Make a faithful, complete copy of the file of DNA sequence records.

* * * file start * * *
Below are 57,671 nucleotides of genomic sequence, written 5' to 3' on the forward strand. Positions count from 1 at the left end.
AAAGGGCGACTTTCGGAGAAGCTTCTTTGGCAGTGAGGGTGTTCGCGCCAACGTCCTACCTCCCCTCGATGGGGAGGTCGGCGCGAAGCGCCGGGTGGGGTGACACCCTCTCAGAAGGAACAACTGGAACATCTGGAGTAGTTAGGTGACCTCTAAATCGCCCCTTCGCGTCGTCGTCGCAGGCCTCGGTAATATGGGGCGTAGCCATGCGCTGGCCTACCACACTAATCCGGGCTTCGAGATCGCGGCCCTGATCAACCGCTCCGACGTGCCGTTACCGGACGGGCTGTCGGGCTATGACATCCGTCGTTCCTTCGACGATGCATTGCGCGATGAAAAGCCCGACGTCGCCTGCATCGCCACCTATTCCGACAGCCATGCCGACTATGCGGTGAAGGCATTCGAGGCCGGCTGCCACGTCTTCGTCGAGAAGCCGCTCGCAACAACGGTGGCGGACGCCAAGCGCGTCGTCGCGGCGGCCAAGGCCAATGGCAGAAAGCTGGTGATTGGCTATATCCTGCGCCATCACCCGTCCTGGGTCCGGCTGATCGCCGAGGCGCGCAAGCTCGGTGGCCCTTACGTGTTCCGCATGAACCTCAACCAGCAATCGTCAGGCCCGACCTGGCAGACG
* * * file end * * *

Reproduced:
Below are 57,671 nucleotides of genomic sequence, written 5' to 3' on the forward strand. Positions count from 1 at the left end.
AAAGGGCGACTTTCGGAGAAGCTTCTTTGGCAGTGAGGGTGTTCGCGCCAACGTCCTACCTCCCCTCGATGGGGAGGTCGGCGCGAAGCGCCGGGTGGGGTGACACCCTCTCAGAAGGAACAACTGGAACATCTGGAGTAGTTAGGTGACCTCTAAATCGCCCCTTCGCGTCGTCGTCGCAGGCCTCGGTAATATGGGGCGTAGCCATGCGCTGGCCTACCACACTAATCCGGGCTTCGAGATCGCGGCCCTGATCAACCGCTCCGACGTGCCGTTACCGGACGGGCTGTCGGGCTATGACATCCGTCGTTCCTTCGACGATGCATTGCGCGATGAAAAGCCCGACGTCGCCTGCATCGCCACCTATTCCGACAGCCATGCCGACTATGCGGTGAAGGCATTCGAGGCCGGCTGCCACGTCTTCGTCGAGAAGCCGCTCGCAACAACGGTGGCGGACGCCAAGCGCGTCGTCGCGGCGGCCAAGGCCAATGGCAGAAAGCTGGTGATTGGCTATATCCTGCGCCATCACCCGTCCTGGGTCCGGCTGATCGCCGAGGCGCGCAAGCTCGGTGGCCCTTACGTGTTCCGCATGAACCTCAACCAGCAATCGTCAGGCCCGACCTGGCAGACG